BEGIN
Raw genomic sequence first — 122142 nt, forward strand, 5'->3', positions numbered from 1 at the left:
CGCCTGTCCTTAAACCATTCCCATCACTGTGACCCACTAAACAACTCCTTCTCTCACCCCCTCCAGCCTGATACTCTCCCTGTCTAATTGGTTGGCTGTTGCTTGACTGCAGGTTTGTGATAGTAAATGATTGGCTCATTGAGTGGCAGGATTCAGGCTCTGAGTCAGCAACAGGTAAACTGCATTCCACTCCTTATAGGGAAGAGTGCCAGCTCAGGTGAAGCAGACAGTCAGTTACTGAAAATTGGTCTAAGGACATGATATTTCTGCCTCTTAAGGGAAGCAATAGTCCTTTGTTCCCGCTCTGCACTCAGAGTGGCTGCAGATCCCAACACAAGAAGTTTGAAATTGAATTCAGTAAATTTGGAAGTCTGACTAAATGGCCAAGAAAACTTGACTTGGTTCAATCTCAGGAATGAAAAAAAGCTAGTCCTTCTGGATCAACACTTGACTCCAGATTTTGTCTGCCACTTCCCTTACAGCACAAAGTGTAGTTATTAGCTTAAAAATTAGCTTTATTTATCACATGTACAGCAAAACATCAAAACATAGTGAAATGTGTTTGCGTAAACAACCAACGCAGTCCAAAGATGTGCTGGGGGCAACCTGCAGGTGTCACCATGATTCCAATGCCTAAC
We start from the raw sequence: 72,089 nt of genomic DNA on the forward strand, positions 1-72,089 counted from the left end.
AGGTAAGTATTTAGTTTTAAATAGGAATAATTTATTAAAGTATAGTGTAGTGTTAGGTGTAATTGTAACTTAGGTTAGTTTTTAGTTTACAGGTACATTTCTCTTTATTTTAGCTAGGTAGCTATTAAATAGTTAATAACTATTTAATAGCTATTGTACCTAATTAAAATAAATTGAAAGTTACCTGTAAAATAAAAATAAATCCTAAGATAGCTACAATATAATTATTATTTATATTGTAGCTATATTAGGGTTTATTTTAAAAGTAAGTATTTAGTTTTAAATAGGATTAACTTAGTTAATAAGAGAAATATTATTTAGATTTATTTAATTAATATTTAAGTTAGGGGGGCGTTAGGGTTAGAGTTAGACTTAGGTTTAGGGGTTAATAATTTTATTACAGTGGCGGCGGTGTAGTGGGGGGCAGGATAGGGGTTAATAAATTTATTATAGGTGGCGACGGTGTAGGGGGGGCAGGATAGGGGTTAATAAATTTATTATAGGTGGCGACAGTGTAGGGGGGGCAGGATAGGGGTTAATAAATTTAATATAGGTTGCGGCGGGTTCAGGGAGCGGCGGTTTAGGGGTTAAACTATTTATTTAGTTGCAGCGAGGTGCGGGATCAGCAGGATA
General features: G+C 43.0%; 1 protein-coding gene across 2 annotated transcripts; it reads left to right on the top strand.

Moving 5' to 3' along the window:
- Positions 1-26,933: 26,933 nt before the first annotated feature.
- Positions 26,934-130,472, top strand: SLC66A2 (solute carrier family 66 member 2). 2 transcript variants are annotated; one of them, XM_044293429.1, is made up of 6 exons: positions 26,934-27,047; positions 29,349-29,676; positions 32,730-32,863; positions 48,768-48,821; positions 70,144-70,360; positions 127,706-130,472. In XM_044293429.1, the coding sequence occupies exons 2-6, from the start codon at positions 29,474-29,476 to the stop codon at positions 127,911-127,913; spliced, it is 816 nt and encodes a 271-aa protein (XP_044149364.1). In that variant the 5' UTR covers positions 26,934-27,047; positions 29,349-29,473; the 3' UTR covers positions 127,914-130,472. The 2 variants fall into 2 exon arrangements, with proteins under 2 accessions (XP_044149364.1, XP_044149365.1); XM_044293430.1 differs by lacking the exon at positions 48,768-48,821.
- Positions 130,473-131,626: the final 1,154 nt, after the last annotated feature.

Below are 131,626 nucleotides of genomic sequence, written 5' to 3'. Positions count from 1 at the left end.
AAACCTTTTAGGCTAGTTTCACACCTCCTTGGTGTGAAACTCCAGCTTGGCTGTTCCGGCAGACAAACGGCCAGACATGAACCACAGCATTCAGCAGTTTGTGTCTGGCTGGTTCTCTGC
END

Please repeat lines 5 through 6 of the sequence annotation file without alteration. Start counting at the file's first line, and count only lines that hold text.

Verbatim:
General features: G+C 43.0%; 1 protein-coding gene across 2 annotated transcripts; it reads left to right on the top strand.

Moving 5' to 3' along the window: